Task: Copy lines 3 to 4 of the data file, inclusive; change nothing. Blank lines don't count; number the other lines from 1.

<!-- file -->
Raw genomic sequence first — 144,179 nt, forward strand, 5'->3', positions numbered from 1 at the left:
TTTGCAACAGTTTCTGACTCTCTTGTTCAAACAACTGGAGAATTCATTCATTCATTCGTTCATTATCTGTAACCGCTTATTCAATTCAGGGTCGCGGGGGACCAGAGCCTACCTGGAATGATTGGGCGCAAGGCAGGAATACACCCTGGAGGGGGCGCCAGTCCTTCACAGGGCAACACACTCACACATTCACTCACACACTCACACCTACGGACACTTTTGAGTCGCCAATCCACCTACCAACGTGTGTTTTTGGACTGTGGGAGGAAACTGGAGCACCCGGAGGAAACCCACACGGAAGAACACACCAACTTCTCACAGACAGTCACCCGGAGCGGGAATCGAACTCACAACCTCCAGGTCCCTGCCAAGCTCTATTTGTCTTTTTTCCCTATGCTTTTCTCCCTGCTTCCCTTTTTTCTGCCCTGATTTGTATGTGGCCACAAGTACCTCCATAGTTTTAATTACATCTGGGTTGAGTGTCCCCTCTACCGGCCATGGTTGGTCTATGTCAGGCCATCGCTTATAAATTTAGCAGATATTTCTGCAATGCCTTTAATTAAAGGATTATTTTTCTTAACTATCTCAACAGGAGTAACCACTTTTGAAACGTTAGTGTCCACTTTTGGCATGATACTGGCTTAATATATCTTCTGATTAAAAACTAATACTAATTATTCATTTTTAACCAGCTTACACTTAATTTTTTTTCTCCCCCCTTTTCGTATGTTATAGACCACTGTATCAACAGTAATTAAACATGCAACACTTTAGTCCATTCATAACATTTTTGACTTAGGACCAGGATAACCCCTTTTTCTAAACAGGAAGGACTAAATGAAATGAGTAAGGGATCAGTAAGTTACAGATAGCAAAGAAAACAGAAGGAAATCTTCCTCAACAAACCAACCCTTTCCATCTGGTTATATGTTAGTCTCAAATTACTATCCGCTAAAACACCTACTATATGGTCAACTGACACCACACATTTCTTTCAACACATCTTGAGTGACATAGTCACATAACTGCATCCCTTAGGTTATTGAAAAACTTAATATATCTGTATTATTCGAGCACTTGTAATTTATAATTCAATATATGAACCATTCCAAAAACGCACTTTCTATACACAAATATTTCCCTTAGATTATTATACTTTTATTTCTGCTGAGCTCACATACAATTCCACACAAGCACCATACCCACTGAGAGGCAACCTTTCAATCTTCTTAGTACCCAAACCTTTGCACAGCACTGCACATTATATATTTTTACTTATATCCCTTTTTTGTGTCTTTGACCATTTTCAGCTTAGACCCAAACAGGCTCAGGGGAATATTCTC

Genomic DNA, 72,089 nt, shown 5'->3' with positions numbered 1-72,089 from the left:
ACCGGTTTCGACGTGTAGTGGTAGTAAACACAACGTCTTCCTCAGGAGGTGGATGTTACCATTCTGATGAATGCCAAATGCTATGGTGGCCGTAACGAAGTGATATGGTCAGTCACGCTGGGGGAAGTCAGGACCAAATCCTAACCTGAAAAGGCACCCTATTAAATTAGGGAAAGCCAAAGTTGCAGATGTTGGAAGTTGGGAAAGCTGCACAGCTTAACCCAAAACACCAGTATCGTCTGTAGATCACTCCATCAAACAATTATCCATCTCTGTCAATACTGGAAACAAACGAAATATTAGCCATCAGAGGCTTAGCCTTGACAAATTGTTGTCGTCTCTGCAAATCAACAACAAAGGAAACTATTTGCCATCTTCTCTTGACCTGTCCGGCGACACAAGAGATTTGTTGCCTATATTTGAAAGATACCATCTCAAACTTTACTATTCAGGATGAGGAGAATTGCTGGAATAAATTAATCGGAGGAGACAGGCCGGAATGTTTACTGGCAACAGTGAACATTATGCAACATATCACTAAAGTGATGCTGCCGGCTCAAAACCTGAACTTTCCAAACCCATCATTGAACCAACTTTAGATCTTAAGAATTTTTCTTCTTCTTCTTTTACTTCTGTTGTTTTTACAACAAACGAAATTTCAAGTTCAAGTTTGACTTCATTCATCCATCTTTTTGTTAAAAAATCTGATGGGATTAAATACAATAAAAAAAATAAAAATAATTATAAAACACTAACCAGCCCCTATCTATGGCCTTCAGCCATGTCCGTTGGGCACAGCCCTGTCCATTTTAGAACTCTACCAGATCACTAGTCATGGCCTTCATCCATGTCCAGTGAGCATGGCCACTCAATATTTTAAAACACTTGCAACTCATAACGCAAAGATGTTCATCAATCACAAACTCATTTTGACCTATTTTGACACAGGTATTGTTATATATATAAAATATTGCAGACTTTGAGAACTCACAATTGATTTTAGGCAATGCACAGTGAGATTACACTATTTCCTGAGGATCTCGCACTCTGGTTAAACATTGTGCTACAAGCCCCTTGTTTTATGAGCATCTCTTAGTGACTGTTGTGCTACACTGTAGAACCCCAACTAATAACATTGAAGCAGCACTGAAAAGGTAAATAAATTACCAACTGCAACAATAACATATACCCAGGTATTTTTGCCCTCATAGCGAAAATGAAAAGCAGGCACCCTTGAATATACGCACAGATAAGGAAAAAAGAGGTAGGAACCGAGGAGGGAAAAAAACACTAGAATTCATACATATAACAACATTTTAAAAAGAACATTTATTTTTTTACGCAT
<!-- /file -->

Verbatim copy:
Genomic DNA, 72,089 nt, shown 5'->3' with positions numbered 1-72,089 from the left:
ACCGGTTTCGACGTGTAGTGGTAGTAAACACAACGTCTTCCTCAGGAGGTGGATGTTACCATTCTGATGAATGCCAAATGCTATGGTGGCCGTAACGAAGTGATATGGTCAGTCACGCTGGGGGAAGTCAGGACCAAATCCTAACCTGAAAAGGCACCCTATTAAATTAGGGAAAGCCAAAGTTGCAGATGTTGGAAGTTGGGAAAGCTGCACAGCTTAACCCAAAACACCAGTATCGTCTGTAGATCACTCCATCAAACAATTATCCATCTCTGTCAATACTGGAAACAAACGAAATATTAGCCATCAGAGGCTTAGCCTTGACAAATTGTTGTCGTCTCTGCAAATCAACAACAAAGGAAACTATTTGCCATCTTCTCTTGACCTGTCCGGCGACACAAGAGATTTGTTGCCTATATTTGAAAGATACCATCTCAAACTTTACTATTCAGGATGAGGAGAATTGCTGGAATAAATTAATCGGAGGAGACAGGCCGGAATGTTTACTGGCAACAGTGAACATTATGCAACATATCACTAAAGTGATGCTGCCGGCTCAAAACCTGAACTTTCCAAACCCATCATTGAACCAACTTTAGATCTTAAGAATTTTTCTTCTTCTTCTTTTACTTCTGTTGTTTTTACAACAAACGAAATTTCAAGTTCAAGTTTGACTTCATTCATCCATCTTTTTGTTAAAAAATCTGATGGGATTAAATACAATAAAAAAAATAAAAATAATTATAAAACACTAACCAGCCCCTATCTATGGCCTTCAGCCATGTCCGTTGGGCACAGCCCTGTCCATTTTAGAACTCTACCAGATCACTAGTCATGGCCTTCATCCATGTCCAGTGAGCATGGCCACTCAATATTTTAAAACACTTGCAACTCATAACGCAAAGATGTTCATCAATCACAAACTCATTTTGACCTATTTTGACACAGGTATTGTTATATATATAAAATATTGCAGACTTTGAGAACTCACAATTGATTTTAGGCAATGCACAGTGAGATTACACTATTTCCTGAGGATCTCGCACTCTGGTTAAACATTGTGCTACAAGCCCCTTGTTTTATGAGCATCTCTTAGTGACTGTTGTGCTACACTGTAGAACCCCAACTAATAACATTGAAGCAGCACTGAAAAGGTAAATAAATTACCAACTGCAACAATAACATATACCCAGGTATTTTTGCCCTCATAGCGAAAATGAAAAGCAGGCACCCTTGAATATACGCACAGATAAGGAAAAAAGAGGTAGGAACCGAGGAGGGAAAAAAACACTAGAATTCATACATATAACAACATTTTAAAAAGAACATTTATTTTTTTACGCAT